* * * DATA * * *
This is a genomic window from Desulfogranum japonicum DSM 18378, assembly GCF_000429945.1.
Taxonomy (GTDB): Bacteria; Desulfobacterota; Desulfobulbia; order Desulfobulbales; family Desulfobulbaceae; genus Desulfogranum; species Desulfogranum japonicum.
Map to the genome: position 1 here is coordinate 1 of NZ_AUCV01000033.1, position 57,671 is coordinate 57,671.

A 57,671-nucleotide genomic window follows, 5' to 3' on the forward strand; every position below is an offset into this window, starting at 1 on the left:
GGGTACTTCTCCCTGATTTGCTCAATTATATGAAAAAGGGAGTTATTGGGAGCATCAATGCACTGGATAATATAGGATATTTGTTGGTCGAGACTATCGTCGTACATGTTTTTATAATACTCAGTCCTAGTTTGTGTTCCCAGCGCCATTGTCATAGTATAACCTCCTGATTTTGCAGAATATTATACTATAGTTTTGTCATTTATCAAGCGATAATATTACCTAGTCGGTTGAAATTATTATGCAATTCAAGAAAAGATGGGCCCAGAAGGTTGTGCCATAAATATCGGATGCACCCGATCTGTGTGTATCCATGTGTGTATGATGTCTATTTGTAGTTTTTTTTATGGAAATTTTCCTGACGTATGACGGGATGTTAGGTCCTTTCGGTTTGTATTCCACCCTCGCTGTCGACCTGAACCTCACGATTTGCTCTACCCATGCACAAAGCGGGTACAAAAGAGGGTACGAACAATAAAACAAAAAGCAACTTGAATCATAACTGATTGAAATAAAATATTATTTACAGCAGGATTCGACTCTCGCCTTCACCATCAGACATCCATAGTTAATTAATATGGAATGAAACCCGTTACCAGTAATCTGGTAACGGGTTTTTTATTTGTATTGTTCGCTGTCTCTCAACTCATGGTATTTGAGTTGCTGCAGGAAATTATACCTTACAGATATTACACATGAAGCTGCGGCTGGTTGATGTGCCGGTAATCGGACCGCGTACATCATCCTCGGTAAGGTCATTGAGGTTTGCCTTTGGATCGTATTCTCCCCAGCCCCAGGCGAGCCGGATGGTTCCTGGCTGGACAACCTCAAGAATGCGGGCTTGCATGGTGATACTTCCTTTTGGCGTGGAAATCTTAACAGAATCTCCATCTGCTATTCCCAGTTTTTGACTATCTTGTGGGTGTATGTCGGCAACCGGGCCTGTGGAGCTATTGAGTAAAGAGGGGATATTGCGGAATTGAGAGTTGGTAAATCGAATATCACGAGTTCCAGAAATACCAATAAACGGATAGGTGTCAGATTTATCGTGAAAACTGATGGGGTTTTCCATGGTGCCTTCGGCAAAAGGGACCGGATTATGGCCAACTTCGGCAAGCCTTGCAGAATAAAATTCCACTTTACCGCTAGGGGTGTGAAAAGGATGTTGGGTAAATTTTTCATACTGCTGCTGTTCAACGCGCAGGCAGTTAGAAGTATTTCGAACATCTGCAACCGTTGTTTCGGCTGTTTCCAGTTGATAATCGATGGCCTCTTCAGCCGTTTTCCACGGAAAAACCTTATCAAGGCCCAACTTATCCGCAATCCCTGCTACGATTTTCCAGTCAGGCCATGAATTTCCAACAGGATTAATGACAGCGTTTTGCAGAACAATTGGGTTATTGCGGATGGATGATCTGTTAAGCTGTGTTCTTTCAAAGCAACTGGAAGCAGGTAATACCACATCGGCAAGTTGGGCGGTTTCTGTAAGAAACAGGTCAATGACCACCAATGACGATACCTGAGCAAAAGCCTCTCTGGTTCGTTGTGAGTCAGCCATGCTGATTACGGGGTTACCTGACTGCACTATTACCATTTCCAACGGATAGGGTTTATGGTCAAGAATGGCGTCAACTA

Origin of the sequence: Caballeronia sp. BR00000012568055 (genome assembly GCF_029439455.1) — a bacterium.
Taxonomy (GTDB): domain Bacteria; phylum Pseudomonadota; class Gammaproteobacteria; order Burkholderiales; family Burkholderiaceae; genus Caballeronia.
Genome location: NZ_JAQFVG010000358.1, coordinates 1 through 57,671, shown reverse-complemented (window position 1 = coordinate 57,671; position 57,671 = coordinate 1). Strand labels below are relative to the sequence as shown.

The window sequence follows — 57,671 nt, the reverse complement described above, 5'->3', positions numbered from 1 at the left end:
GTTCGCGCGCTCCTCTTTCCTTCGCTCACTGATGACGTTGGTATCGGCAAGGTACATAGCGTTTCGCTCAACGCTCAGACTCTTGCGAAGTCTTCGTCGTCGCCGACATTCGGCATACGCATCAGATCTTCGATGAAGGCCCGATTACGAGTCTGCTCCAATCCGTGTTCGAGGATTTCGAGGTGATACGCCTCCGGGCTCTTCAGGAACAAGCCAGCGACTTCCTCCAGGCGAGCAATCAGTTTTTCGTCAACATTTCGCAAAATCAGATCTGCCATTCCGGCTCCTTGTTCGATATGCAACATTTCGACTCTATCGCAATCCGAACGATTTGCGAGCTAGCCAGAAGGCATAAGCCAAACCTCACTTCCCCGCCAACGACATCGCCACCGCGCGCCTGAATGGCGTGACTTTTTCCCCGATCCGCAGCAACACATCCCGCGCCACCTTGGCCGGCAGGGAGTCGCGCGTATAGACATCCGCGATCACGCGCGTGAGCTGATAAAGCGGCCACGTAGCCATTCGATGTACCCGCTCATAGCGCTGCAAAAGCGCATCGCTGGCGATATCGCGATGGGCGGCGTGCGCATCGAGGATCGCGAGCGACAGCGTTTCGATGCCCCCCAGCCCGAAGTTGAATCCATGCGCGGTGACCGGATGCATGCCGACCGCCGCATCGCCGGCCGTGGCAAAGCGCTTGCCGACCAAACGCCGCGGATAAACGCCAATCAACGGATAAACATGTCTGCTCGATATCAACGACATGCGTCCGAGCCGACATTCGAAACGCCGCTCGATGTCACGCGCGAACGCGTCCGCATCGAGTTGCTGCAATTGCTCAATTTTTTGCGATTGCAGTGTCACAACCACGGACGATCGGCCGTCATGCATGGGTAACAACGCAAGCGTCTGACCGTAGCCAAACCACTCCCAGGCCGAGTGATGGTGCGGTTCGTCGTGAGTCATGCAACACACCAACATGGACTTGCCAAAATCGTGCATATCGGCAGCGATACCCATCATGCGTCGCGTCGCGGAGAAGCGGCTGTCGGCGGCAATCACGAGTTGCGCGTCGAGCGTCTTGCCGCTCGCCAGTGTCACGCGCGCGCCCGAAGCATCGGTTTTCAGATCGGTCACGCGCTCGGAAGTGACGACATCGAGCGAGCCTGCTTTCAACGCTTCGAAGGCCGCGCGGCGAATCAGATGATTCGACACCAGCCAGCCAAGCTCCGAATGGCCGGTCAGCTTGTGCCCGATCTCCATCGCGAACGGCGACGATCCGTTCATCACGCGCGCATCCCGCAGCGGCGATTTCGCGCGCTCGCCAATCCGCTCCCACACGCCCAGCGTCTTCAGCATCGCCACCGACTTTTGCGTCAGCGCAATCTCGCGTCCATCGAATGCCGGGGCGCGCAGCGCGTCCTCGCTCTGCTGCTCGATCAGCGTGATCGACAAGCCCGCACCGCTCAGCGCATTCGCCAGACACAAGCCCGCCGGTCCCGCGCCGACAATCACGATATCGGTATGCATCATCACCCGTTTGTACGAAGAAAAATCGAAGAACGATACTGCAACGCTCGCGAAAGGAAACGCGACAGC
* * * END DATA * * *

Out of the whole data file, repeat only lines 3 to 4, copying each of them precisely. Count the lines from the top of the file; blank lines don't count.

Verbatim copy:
Map to the genome: position 1 here is coordinate 1 of NZ_AUCV01000033.1, position 57,671 is coordinate 57,671.

A 57,671-nucleotide genomic window follows, 5' to 3' on the forward strand; every position below is an offset into this window, starting at 1 on the left: